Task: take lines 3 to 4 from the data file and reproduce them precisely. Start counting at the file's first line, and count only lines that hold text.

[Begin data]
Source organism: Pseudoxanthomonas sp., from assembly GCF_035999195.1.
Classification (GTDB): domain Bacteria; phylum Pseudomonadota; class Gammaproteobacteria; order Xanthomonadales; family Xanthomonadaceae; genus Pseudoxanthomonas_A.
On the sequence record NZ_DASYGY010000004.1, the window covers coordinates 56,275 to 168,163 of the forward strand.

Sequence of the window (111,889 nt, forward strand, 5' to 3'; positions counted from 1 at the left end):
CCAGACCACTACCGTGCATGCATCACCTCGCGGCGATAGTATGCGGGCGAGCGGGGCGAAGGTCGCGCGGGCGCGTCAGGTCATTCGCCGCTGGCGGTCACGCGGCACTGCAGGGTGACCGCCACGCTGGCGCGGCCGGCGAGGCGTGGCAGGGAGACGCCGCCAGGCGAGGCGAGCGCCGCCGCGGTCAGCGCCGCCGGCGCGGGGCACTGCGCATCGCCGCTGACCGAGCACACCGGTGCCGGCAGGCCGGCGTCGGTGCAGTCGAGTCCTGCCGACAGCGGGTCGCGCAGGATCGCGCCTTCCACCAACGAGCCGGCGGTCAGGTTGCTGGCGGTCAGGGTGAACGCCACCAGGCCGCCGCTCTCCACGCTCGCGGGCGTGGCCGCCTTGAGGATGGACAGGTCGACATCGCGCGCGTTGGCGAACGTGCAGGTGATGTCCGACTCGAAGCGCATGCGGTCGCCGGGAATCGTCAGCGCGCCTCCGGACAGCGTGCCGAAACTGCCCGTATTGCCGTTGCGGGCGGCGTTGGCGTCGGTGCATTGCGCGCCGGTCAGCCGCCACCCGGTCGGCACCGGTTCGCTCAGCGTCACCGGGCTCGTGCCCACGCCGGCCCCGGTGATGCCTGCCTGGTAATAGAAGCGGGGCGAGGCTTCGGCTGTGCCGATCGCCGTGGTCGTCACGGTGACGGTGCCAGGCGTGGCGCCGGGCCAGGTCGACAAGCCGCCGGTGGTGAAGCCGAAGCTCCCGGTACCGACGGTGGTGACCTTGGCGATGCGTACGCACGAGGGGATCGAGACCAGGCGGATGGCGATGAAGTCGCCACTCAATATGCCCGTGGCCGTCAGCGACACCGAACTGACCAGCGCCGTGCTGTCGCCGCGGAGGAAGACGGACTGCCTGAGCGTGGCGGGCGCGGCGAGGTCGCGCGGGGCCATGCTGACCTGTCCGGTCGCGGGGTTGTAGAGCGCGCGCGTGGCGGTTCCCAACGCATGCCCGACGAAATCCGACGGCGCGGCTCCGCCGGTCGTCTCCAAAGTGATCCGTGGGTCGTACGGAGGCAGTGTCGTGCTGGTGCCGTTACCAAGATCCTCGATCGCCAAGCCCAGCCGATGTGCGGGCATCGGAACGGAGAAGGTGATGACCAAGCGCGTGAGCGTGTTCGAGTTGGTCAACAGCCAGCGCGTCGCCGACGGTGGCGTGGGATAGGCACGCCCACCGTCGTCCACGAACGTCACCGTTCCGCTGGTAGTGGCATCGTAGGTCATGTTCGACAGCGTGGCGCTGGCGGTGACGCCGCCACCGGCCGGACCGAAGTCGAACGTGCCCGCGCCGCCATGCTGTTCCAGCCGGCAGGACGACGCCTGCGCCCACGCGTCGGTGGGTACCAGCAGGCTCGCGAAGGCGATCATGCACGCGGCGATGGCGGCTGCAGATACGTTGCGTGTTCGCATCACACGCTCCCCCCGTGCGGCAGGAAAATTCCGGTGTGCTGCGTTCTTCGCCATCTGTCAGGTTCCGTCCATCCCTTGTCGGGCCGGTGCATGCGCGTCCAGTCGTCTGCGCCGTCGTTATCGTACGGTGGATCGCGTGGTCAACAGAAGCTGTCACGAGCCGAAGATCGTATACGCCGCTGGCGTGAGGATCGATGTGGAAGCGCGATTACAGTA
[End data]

On the sequence record NZ_DASYGY010000004.1, the window covers coordinates 56,275 to 168,163 of the forward strand.

Sequence of the window (111,889 nt, forward strand, 5' to 3'; positions counted from 1 at the left end):